Creating the Exaflood

haulin netOne thing that our Laptop Learning initiative confirmed is that audio and video files shared over the web are future waves of literacy. Projects 1-12 are rich with videocasts, audiocasts, and enhanced audiocasts.

On-demand web AV files like the latest Al Queda propoganda, presidential candidates on YouTube, and the winning shot proliferate on the web and captivate audiences. Videos like Remember Me and Did You Know go viral and are downloaded millions of times. While the exaflood of data rages on the web, we in schools are dutifully focused on the written word of composition and literature as the cornerstone of literacy.

To be sure, text-based literacy is basic—and we must master it—but we must move beyond it if we are truly to prepare our students for today and tomorrow.

The cover story of the March-April 2007 issue of The Futurist is The New Media Age: End of the Written Word?. The eight brief articles on the topic are as follows:

  • The Postliterate Future ( John Nasbitt)
  • Digitial Storytelling (Joe Lambert)
  • Is Reading Obsolete (Michael Rogers)
  • Voice-In, Voice-Out Computers and the Postliterate Age (William Crossman)
  • The Fall of the Word, and Civilization (Edward N. Luttwak)
  • Illiterates with Doctorates, Revisited (Peter Wagschal)
  • The Dangers of Visual Culture (Christine Rosen)

As to the evolution of literacy, the articles offer point…

By 2050, there will be no reason to require young people to learn to read and write because writing—as we know it today—will have become an obsolete technology. Instead of the “three R’s”, K-12 education will be based on the four C’s: critical thinking, creative thinking, computer skills, and calculators. (Crossman)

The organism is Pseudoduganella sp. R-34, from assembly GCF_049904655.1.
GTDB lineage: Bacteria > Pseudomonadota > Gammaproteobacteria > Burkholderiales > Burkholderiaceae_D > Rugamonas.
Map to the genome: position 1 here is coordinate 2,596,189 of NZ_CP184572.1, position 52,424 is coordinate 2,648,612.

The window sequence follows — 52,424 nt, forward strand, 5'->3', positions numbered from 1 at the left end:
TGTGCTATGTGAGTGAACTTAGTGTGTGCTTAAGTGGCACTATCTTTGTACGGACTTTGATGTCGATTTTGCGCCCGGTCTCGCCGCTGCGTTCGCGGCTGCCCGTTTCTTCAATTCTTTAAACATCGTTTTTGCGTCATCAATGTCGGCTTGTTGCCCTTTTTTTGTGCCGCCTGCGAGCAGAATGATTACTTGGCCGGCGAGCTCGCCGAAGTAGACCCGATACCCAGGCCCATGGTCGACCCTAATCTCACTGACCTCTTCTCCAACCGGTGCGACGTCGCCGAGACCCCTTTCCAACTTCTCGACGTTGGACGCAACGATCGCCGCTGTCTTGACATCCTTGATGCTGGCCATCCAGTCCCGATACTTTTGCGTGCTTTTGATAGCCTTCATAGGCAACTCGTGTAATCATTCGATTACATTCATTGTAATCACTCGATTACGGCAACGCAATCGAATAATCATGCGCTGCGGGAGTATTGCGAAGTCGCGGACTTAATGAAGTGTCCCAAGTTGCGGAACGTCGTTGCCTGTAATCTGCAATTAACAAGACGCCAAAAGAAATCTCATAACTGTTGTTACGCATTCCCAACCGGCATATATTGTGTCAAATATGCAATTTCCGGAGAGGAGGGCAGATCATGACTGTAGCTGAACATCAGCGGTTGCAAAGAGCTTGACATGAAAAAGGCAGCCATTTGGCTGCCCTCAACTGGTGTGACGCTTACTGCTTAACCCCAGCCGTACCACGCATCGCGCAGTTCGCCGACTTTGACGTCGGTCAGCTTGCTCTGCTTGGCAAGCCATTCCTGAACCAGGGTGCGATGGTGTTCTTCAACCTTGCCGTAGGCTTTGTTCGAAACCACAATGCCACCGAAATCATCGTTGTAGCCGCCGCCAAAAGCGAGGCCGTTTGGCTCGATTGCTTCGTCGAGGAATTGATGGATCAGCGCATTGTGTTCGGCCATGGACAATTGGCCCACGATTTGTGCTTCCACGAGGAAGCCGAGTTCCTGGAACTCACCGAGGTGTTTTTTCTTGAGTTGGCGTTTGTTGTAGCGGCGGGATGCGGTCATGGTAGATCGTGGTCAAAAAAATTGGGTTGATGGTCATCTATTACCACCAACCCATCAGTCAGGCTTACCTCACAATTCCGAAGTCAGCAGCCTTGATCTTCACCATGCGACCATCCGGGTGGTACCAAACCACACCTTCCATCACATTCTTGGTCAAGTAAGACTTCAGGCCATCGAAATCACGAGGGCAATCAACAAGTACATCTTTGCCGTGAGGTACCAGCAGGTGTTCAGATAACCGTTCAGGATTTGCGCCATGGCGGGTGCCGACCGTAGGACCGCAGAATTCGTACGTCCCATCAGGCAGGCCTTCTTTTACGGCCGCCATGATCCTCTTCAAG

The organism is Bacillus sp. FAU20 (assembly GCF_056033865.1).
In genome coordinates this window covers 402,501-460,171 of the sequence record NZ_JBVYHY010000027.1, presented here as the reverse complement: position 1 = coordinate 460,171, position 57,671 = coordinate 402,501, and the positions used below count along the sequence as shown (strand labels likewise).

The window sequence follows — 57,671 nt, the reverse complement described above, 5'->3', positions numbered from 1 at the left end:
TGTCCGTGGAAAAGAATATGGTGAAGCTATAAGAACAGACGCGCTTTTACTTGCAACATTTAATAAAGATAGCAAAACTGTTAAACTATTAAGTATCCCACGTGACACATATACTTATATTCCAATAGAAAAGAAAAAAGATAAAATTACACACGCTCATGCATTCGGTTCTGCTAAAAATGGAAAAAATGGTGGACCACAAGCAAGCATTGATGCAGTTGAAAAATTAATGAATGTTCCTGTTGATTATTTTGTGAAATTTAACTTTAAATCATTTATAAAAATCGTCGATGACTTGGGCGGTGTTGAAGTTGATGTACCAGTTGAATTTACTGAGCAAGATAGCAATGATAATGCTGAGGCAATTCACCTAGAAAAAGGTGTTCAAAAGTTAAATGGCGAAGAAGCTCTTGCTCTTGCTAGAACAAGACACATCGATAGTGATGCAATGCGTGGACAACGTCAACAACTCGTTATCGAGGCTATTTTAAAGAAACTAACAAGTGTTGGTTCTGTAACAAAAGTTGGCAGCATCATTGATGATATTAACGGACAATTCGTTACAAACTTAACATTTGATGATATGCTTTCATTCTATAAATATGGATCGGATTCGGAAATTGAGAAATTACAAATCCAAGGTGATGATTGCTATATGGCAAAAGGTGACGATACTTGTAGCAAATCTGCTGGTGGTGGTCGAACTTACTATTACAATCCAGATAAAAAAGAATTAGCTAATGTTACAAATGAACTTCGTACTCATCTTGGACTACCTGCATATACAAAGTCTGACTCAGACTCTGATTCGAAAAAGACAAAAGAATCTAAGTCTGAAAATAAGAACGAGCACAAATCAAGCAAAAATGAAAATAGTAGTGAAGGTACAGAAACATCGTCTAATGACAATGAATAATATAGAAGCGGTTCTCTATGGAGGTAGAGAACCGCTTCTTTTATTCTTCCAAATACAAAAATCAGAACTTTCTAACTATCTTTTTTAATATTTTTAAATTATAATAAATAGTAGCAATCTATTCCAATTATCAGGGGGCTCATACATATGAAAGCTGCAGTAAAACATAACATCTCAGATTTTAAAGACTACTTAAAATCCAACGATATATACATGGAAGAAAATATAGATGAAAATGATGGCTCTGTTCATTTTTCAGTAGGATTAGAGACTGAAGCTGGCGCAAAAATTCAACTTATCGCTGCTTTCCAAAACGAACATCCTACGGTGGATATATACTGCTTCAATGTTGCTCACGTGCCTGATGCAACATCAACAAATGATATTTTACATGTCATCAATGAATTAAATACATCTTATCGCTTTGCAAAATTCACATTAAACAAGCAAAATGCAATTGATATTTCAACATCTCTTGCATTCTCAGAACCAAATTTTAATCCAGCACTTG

And counter-point…

Television is an information black hole…For all our strategizing, for all our technical superiority over our predecessors, the ultimate mechanism of doom for our civilization will be the rise of the image and the death of the written word. (Luttwak)

But all the authors see the inevitable ascendance of a visual and oral culture somewhere between 2015 and 2050:

It is not that the word is going away. It is not either / or. It is that in the mix of word and visual, visual is increasing dramatically and the use of the word is receding, and that this change in the mix will accelerate. (Nasbitt)

Modern technologies allow us very easily to create multimedia and share it on the web. Our new literacy habits are creating the exaflood.

As a culture, how often do we read books, articles and news? Or do we consume our media by watching it, listening to it, and interacting with it? Do we write on paper or write on screens? Do we use Standard Written Language or IMLingo? How often do we play board games vs. video games?

Do our literacy habits break along the demographic lines of age, income level, and education level?

The reasons we are creating an exaflood of data are as much societal as they are technological. Our challenge in education is to embrace the exaflood, build quality into it, and innovate with it. . . rather than confine it and curtail it.

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One Response to Creating the Exaflood

  1. Frances Bradburn says:

    A somewhat heretical thought: In the beginning we communicated only orally and visually. Society–some would say civilization–rode in on the back of the written word. Where might we be riding today?

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